South Korea regulators now probe into illegal short selling trades by global investment banks in efforts to root out manipulation.
Banks that have conducted short-selling trades most frequently in South Korea will be subject to the investigation that would start in November.
The regulator said it will collaborate with watchdogs in Hong Kong and Singapore for its probe, per BusinessTimes.
The FSS will “hold those responsible” and ensure “naked short selling practices don’t take hold,” the statement said.
Naked short-selling refers to the practice of selling shares that an investor doesn’t own and hasn’t borrowed.
The agency will look into all short-selling transactions since May 2021 when the country partially lifted a ban that was imposed during the pandemic.
The watchdog will also review the short-selling consignment order processes of Korean brokerages to establish if they were aware of illegal naked short selling by global investment banks.
A special 20-person investigation team will be launched on Nov 6, the FSS added.
Public perception of such trading practices in the Asian nation remains deeply negative, with local retail traders staging protests against these activities from time to time.
In the United States, naked short selling continues to be a big problem.
In September, Citadel Securities was charged for illegal short selling violations by the SEC.
According to the SEC’s order, for a five-year period, it is estimated that Citadel Securities incorrectly marked millions of orders, inaccurately denoting that certain short sales were long sales and vice versa.
“Compliance with the order marking requirements of Reg SHO is a key component of regulatory efforts to curtail abusive market practices, including ‘naked’ short selling,” said Mark Cave, Associate Director of the SEC’s Division of Enforcement.
Citadel Is Now Suing The SEC Over New Transparency Rule
Ken Griffin’s Citadel Securities is now suing the SEC over its new market transparency rules meant to keep institutions under tighter surveillance.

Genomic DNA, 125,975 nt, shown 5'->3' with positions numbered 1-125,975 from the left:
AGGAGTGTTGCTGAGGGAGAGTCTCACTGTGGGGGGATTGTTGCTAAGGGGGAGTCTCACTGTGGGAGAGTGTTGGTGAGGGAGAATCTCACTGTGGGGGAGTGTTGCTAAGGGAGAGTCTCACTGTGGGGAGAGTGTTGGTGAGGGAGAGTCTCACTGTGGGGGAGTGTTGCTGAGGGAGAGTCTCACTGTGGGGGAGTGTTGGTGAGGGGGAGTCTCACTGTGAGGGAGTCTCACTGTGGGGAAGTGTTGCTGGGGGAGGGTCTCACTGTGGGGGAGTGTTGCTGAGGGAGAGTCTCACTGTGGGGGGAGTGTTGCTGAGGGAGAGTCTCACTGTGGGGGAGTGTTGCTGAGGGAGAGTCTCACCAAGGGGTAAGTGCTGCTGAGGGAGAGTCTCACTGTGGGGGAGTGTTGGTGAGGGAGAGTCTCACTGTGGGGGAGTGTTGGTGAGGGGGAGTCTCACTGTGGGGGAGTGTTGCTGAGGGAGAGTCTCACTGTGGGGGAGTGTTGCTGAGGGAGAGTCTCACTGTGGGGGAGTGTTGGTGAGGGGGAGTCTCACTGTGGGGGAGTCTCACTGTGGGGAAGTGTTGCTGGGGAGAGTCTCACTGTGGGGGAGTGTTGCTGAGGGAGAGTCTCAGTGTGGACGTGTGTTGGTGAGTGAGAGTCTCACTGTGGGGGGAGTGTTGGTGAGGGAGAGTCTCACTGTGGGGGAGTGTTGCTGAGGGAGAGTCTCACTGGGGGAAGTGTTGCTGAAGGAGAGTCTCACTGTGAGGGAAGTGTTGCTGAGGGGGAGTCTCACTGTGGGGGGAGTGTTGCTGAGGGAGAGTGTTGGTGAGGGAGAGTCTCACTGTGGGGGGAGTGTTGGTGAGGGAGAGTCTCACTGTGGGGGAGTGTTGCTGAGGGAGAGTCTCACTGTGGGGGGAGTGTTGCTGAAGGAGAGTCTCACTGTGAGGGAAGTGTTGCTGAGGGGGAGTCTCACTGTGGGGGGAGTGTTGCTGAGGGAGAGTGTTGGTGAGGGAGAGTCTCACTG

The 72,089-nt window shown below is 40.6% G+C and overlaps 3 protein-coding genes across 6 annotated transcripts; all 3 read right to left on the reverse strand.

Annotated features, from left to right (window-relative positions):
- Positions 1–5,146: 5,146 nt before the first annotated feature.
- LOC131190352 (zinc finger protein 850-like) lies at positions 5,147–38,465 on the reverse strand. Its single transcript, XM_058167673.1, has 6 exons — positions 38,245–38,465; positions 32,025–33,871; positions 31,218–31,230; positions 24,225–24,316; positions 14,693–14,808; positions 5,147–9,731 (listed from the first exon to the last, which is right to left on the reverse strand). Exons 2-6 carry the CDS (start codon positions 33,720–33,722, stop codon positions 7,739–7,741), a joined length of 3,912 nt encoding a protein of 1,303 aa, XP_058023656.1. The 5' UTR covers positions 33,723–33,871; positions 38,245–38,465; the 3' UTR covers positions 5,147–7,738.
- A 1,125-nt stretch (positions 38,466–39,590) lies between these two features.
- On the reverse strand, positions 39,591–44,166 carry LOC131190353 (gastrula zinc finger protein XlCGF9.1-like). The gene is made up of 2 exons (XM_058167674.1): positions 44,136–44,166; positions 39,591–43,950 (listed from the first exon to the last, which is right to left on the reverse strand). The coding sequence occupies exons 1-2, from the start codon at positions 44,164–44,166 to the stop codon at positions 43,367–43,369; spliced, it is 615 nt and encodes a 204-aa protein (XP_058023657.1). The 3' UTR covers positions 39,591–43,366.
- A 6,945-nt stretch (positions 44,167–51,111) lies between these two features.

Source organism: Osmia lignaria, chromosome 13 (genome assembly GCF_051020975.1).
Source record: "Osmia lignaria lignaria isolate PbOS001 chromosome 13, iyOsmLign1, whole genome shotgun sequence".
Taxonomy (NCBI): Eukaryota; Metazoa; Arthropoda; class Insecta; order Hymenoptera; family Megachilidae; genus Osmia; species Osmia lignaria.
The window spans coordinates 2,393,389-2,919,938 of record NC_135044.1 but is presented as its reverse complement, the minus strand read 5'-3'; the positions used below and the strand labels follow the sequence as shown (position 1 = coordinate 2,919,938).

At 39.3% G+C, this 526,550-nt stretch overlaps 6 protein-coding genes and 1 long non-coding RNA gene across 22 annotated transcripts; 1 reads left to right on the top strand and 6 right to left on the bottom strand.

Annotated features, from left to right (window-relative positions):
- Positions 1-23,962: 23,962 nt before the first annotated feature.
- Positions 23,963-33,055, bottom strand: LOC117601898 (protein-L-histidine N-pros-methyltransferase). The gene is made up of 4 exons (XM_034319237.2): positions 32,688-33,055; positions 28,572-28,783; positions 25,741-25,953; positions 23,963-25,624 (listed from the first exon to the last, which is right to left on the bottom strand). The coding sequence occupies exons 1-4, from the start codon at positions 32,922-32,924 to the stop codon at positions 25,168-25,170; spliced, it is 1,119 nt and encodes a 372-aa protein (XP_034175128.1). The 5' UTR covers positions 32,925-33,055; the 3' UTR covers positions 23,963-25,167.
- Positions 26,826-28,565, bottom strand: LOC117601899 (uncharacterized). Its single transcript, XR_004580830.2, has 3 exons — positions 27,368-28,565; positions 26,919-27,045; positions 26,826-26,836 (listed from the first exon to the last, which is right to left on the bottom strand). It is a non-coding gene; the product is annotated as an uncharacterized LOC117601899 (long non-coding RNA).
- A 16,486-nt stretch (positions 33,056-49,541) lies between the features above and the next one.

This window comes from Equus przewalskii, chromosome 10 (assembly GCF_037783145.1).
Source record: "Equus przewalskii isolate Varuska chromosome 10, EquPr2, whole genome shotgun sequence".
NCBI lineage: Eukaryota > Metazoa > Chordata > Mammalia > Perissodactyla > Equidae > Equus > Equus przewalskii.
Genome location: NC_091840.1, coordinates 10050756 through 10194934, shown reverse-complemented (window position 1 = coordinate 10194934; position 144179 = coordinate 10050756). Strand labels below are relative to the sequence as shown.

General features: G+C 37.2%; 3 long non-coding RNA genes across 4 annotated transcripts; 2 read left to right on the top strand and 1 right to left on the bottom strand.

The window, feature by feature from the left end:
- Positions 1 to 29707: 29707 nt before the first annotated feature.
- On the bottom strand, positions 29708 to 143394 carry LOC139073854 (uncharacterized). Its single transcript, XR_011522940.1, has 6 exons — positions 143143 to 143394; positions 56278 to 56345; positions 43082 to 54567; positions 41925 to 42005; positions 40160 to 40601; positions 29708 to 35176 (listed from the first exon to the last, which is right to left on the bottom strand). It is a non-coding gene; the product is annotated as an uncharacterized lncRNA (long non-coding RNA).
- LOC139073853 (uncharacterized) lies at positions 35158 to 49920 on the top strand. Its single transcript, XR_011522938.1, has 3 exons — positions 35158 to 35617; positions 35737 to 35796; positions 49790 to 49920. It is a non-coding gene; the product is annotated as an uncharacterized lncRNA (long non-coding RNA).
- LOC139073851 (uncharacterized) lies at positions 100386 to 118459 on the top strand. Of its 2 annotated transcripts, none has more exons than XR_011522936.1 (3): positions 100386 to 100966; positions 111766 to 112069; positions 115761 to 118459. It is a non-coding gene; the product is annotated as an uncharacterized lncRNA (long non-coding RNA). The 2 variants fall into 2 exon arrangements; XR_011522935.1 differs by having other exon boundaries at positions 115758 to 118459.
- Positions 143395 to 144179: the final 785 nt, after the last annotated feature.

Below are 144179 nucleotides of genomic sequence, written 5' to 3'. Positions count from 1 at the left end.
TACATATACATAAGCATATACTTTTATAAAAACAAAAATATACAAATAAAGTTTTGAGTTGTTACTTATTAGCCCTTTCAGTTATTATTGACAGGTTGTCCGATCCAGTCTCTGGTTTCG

“Citadel Securities and the American Securities Association, a trade group, announced on Tuesday that they are suing Wall Street’s top regulator over new rules on the funding of a comprehensive market data surveillance system.
The litigation, brought before the U.S. Court of Appeals for the 11th Circuit in Atlanta, escalates the investment industry’s battle with the U.S. Securities and Exchange Commission over the so-called Consolidated Audit Trail (CAT),” reports Reuters.
The ASA says that the SEC has “overstepped its statutory authority” and “failed to address investor and industry concerns” leaving them with no choice but to litigate.
“The Commission undertakes its regulatory responsibilities consistent with its authorities,” an SEC spokesperson said.
“The CAT is a repository of investor and transaction data meant to give regulators all-encompassing insight into U.S. market transactions.
The SEC mandated the CAT’s creation in 2012 as a response to the “flash crash” two years earlier, when a sudden plunge on major Wall Street indices temporarily erased nearly $1 trillion in market value.
Republican officials and industry representatives have said the system presents cybersecurity and privacy risks and is likely to pass undue costs on to investors.”
The Securities and Exchange Commission says the market maker violated a provision of Regulation SHO, the regulatory framework designed to address abusive short selling practices, which requires broker-dealers to mark sale orders as long, short, or short exempt.
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